The physical properties of synthetic paper made from 90% polyethylene pulp and 10% PVA binder fibers in accordance with the invention are listed in Table I.

TABLE I
Physical Property Test Data
TAPPI Physical Uncoated Finished
No. Property Base Sheet Coated Sheet
410 Basis Weight (3300 ft2) 45.0 50.0
(oz./yd2)  2.2 2.4
411 Caliper (mils)  8.8 8.0
251 Porosity-Permeability <0   <0
Frazier Air (cfm)
460 Gurley Porosity (sec/100 cc) 10   22
538 Sheffield Smoothness (T/W) 200/260
403 Mullen Burst (psi) 5
414 Elmendorf Tear (g) (MD/CD) 25/31
511 MIT Fold (MD/CD) 2/0
494 Tensile (lbs/in.) (MD/CD) 4.1/2.4 5.6/2.8
494 Elongation (%) (MD/CD) 4.3/6.5
494 TEA (ft-lb/ft2) (MD/CD) 2.1/1.6
452 GE Brightness (%) 93.3 93.9
425 Opacity (%) 97.1 96.6
413 Ash (%) (500° C.)  0.0 3.0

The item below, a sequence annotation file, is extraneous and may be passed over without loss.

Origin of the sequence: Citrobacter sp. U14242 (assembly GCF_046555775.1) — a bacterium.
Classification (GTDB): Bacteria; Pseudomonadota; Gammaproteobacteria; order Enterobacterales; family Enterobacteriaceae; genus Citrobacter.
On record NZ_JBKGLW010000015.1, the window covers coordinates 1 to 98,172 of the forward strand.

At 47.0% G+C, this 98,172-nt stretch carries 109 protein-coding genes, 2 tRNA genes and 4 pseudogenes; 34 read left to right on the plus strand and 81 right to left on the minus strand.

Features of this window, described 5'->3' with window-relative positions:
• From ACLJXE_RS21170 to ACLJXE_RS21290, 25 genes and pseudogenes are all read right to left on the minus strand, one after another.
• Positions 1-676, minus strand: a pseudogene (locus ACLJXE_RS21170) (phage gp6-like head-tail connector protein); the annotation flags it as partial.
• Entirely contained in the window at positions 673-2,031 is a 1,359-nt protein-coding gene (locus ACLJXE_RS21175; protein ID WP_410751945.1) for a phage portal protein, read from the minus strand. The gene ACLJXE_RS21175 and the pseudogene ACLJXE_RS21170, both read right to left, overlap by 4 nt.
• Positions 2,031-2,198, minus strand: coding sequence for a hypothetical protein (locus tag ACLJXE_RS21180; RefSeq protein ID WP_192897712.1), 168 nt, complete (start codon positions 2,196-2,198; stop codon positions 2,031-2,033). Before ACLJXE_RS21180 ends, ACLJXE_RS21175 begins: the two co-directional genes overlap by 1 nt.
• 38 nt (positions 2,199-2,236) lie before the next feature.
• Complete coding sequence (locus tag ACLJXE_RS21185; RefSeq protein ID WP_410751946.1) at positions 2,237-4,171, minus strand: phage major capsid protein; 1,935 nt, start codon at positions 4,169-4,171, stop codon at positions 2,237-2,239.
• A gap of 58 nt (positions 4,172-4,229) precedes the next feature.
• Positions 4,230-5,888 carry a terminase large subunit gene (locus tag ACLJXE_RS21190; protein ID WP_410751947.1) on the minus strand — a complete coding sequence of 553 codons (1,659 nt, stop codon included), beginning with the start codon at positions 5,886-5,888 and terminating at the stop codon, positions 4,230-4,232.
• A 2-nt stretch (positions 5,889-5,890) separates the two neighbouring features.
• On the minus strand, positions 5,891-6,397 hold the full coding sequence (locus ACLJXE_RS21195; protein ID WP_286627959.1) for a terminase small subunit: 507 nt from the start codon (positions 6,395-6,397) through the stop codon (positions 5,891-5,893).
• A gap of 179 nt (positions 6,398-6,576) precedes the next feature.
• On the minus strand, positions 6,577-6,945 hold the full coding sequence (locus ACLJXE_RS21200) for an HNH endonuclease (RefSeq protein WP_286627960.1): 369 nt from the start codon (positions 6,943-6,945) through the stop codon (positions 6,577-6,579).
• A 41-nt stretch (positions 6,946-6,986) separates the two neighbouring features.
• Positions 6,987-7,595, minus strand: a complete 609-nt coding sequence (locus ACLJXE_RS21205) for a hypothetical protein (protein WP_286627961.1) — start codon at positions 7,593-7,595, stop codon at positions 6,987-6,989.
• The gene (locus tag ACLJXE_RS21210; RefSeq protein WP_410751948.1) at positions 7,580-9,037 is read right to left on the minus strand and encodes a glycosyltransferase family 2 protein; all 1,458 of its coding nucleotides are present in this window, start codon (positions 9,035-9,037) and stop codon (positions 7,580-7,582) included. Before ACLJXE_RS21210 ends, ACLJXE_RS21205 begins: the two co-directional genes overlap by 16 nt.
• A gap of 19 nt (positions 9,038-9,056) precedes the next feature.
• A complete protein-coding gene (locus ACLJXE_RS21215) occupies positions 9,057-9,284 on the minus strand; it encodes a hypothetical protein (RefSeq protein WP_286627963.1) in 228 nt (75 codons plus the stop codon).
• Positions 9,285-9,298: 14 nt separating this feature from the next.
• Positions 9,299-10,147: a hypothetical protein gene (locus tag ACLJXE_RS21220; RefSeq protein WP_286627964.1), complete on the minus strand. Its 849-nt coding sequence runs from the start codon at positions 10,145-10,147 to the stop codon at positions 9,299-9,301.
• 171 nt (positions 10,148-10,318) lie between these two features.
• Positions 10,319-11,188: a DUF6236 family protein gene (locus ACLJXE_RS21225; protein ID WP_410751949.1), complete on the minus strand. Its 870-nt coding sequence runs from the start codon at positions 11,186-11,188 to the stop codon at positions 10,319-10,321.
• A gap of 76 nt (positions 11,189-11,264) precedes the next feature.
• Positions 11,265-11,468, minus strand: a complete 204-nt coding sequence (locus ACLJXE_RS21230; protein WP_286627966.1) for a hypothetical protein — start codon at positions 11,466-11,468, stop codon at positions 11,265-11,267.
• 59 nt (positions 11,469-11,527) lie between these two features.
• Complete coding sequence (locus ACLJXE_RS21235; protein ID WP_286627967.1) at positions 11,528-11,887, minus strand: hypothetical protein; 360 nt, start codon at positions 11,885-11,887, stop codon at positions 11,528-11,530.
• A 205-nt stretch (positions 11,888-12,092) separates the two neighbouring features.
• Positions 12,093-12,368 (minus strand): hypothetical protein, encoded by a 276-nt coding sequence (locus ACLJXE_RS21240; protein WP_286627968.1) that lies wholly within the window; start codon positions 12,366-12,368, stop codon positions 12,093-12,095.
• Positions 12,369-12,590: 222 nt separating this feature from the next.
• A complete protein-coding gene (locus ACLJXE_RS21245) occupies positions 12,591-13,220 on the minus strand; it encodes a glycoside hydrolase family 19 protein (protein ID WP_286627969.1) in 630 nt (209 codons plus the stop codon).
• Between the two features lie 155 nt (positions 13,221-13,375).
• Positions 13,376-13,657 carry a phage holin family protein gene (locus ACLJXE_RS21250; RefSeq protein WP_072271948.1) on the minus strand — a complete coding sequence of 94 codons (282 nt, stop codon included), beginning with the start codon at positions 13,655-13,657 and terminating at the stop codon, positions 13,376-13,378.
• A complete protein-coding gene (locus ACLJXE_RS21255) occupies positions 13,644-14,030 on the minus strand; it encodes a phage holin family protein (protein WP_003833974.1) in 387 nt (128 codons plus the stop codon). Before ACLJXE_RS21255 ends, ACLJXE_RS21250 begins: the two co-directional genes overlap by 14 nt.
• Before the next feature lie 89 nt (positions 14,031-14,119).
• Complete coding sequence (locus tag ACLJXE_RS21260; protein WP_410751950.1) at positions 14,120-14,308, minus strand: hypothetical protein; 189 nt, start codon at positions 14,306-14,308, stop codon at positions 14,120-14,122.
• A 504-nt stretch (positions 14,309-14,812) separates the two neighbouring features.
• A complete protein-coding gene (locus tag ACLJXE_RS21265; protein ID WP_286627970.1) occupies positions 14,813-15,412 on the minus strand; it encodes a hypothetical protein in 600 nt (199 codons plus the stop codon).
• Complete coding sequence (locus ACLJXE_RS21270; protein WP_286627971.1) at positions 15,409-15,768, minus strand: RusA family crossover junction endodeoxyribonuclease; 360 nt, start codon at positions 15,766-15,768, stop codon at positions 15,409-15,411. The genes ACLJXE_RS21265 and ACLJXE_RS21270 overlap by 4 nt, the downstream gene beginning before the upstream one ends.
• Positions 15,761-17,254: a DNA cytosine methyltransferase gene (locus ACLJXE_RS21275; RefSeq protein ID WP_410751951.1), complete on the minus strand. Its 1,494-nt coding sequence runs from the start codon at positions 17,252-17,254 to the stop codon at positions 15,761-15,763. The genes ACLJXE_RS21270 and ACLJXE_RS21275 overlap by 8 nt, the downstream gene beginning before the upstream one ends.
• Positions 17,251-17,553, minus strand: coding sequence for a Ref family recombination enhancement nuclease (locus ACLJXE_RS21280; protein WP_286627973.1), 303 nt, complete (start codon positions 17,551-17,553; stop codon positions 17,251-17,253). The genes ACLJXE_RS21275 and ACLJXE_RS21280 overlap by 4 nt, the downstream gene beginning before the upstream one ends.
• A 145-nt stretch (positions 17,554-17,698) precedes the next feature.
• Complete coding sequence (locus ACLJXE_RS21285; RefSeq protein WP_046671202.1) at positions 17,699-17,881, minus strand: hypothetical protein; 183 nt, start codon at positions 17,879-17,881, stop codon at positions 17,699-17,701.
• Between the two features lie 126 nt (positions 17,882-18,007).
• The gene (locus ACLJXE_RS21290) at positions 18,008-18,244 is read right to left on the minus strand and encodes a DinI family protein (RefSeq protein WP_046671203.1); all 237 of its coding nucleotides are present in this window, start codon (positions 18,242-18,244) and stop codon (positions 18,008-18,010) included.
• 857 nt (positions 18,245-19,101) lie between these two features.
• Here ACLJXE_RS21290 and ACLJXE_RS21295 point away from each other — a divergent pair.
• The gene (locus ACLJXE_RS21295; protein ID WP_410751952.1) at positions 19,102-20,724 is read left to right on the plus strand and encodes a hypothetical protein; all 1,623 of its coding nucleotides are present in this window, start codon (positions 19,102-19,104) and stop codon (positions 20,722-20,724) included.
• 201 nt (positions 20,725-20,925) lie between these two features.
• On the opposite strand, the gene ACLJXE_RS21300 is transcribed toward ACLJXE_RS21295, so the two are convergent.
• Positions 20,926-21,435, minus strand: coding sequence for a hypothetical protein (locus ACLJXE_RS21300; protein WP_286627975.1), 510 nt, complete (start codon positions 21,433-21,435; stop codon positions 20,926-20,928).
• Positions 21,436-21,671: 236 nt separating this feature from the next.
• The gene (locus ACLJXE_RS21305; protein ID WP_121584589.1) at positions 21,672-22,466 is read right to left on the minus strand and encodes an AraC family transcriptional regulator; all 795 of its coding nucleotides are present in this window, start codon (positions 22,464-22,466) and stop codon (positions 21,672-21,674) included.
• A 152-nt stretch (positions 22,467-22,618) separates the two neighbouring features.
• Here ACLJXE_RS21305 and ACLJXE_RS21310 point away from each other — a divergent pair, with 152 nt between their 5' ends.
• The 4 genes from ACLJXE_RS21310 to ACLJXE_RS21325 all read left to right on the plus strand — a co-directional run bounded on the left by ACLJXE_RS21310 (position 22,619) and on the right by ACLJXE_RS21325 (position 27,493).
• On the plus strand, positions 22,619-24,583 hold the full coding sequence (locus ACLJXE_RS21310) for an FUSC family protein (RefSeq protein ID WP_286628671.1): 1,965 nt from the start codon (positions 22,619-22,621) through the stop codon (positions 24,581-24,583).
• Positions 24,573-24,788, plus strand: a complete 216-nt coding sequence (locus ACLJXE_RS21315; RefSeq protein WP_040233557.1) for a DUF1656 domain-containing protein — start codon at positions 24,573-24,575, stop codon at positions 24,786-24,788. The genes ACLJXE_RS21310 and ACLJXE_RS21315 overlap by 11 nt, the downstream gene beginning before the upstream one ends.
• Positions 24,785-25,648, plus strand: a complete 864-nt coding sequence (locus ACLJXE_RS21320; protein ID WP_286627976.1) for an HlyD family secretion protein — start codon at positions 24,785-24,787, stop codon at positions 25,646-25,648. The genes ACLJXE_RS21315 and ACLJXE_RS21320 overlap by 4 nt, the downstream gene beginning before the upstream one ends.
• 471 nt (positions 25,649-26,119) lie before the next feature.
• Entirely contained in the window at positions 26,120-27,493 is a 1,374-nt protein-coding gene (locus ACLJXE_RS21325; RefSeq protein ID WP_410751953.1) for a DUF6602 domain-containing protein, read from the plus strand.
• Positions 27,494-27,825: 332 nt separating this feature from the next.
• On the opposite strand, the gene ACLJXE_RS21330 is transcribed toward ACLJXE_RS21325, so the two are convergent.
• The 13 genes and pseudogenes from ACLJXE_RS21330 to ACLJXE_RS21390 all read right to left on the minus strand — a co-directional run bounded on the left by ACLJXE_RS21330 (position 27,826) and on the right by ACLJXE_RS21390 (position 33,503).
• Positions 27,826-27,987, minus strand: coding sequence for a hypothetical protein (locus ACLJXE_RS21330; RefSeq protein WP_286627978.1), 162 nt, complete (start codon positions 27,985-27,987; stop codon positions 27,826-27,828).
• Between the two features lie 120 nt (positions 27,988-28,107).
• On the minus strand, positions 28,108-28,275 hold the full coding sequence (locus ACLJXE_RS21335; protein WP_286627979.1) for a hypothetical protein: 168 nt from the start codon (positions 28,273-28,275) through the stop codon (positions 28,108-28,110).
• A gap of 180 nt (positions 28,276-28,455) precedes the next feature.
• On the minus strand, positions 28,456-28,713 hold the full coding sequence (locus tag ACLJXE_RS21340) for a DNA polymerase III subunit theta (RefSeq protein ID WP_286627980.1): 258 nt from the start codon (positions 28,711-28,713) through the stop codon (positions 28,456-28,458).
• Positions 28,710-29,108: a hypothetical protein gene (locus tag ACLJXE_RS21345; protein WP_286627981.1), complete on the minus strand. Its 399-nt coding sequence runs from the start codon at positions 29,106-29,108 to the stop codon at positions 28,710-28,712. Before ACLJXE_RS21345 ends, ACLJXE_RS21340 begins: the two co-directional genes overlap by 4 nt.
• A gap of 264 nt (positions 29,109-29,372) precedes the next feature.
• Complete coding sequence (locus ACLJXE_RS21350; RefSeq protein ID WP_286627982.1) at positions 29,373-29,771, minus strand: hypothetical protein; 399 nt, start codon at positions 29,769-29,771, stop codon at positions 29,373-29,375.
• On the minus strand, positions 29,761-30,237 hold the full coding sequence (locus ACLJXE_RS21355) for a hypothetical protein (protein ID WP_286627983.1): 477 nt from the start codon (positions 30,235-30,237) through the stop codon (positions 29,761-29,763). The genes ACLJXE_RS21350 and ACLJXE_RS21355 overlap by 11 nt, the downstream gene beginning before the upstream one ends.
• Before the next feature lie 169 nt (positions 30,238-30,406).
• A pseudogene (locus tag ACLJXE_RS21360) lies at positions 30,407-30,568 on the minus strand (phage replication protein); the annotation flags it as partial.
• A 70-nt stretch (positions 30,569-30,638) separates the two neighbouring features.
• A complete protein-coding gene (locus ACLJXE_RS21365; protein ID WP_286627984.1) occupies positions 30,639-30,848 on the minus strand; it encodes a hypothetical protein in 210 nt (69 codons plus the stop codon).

In accordance with another preferred embodiment of the invention, the web comprises chopped polyester staple fibers, bicomponent polyester/co-polyester core/sheath binder fibers and PVA binder fibers. Each bicomponent binder fiber comprises a core of polyester surrounded by a co-polyester sheath. After the wet-laid sheet has been dried, the dried base sheet is thermal-bonded at a predetermined temperature and a predetermined pressure to bond the fibers on both surfaces of the sheet and impart strength. The sheet is then coated with an ethylene vinyl acetate latex having a glass transition temperature (Tg) of 0-30° C. Again the latex may be compounded to contain pigment such as calcium carbonate, titanium dioxide, clay, talc or other inoraganic pigments at pigment/binder ratios of 0.5/1 to 8/1. Because synthetic paper in accordance with these embodiments has no cellulosic fibers, the synthetic paper may be recycled without going through a separation process.